Hot town – summer in the city
By Michael R. Shannon
web posted August 1, 2011
I cheated death one recent Saturday. I went outside to work in the yard. No doubt, in light of the recent crippling heat wave smothering the East Coast, you think my decision foolhardy.
Here we had Secretary of Homeland Security Janet Incompetano hovering over the DC area in her helicopter — Grope One — burning up the bullhorn batteries as she ordered people to have their ID ready and move into nearby shade.
There was the heart–rending video of the long lines of women and children waiting patiently to be admitted into the cool, subterranean interior of Greenbrier, VA's Cold War–era Congressional missile shelter after it was opened to the public.
And who could forget coverage of PEPCO executives furtively stopping at 7/11 to hire a coyote to smuggle them across the Mexican border — one step ahead of an enraged customer base that was not only without power and air–conditioning, but also left without shade after roving bands of PEPCO's pruning trucks had scalped their trees.
For a while I was so caught up in the fear of the sun god's wrath that when I spotted a foursome on the golf course it was all I could do to not to slam on the brakes and burst out of the car shouting, "Save yourselves!"
So of course I fully expected to be vaporized like a mosquito in a Bug Zapper the minute I set foot out the door. But instead of becoming a particulate cloud that contributes to "Global Warming!" I found myself hot, sweaty and alive just like I've been in every other summer during my lifetime.
Government officials and TV hairdos like to portray heat hysteria warnings as a public service to keep people "safe." But it's actually just another step down the road to the complete infantilization of America by a self–appointed group of we–know–best busybodies who don't think the average American has enough sense to come in out of the sun.
There was less concern shown over the fate of the intrepid Fukushima nuclear plant workers exposed to potentially lethal doses of radiation than there was over Yankees wandering out into the sunshine.
Athletes sometimes enter a hyperbaric chamber that creates a pressurized environment that exposes them to increased concentrations of oxygen. The theory is more oxygen promotes healing and recovery.
We are forced to live in a hyperbolic chamber exposed to exaggerated high–pressure warnings, alarms and rules for living. The theory being more exposure to hysteria promotes a citizenry that no longer relies on its own wits and instead is afraid to make a move without consulting some government "expert" for guidance.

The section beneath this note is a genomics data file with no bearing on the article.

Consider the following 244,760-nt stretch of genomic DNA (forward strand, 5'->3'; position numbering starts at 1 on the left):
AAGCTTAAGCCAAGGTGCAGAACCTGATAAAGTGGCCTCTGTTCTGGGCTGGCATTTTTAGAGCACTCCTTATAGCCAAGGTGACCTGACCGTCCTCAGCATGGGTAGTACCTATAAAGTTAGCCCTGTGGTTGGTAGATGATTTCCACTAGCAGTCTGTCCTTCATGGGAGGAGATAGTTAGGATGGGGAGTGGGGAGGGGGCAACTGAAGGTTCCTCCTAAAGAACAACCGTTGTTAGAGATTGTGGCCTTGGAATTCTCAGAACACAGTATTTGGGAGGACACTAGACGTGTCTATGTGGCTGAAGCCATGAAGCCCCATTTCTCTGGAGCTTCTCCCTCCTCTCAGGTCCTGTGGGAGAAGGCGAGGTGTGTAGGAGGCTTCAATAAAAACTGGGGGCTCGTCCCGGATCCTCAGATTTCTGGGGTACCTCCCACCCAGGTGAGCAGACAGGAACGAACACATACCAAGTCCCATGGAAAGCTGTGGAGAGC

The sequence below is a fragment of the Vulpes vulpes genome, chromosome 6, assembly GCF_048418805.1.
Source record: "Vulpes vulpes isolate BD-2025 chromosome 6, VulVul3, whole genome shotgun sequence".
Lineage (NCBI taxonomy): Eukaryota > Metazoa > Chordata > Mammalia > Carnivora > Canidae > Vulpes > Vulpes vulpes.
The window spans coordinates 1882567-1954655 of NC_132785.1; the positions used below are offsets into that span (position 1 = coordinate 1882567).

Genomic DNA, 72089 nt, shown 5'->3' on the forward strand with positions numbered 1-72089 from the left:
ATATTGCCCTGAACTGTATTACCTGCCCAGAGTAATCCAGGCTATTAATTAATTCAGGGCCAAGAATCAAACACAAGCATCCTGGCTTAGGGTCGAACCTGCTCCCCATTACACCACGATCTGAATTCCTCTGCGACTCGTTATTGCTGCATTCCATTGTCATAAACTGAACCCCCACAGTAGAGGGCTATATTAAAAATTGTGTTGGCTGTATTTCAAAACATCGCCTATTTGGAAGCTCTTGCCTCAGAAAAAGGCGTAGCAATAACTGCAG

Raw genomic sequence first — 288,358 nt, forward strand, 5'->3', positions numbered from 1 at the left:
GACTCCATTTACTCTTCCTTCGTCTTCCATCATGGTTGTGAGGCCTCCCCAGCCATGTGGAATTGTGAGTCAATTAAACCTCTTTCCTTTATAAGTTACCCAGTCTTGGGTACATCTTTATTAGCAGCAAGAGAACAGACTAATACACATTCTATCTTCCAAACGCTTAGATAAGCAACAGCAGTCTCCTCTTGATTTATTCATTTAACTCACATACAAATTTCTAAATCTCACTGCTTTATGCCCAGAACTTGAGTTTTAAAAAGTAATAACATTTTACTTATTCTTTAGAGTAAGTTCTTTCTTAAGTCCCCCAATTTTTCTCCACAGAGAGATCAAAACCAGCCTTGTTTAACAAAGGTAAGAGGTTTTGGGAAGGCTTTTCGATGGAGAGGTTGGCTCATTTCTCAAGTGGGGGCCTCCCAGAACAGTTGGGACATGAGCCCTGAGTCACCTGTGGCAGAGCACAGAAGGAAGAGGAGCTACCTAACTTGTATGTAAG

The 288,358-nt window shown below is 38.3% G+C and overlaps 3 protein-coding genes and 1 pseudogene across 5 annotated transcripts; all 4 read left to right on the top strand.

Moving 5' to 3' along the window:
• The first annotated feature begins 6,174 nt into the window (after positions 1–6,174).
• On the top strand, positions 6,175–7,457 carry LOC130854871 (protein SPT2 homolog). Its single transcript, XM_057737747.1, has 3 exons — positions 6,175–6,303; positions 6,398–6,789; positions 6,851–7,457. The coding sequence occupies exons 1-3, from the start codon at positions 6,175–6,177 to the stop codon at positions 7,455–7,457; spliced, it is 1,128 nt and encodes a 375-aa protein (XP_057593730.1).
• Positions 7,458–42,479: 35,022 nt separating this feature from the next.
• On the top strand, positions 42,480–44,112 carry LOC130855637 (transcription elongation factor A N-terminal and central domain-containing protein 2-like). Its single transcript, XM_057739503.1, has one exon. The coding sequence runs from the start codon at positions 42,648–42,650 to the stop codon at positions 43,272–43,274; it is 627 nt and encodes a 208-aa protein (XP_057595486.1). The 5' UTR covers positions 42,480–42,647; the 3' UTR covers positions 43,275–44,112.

As a result the Manassas Battlefield Park canceled all outdoor activities during one afternoon of the 150th anniversary celebration, because the summer became hot. When the real hazard for tourists was sprains and broken bones from stumbling over drifts of bottled water cluttering the landscape after we were carpet–bombed by Air H2O.
My son's undefeated Rugby team missed three games when opponents cancelled after deciding they would rather be safe than sweaty. [I suppose this means the sport's supporters are going to have to order longer bumper stickers since the game's motto has evidently changed from "Give Blood. Play Rugby." to "Give Blood. Play Rugby. (But only at night.)"]
Regular readers know I hold moral equivalency in low esteem, but I think we could use a bit of mortuary equivalence when worrying about summer heat. There are an average of 268 accidental deaths per day in the US. Heat is often described as "the number one weather–related killer in the United States," yet the highest yearly recorded total of heat–related deaths from 2001 to 2010 was only 138, less than half of the average daily total from accidental death.
Let me go on record as fully supporting the concept that summer is hot. No former resident of West Texas and Houston will dispute that. But summer has always been hot and our "heat wave" was no big deal. The serious 1980 heat wave (before the invention of "Global Warming") caused more than 1,250 deaths and DFW–area temperatures exceeded 100 degrees for over 30 consecutive days, but North Texas did not close up shop.
Certainly if you are obese, unfit or elderly (or even two out of three!) exposure to the summer's heat can pose a problem, just like exposure to the winter's cold can make life difficult.
But it's not Ovenmageddon.
If a mere one week of warm weather can throw us into a panic I wonder how this pampered, fearful generation is going to respond when it meets a real crisis?
Michael R. Shannon is a public relations, advertising and political consultant with experience around the globe. He is also a popular speaker and can be reached at michael–firstname.lastname@example.org.
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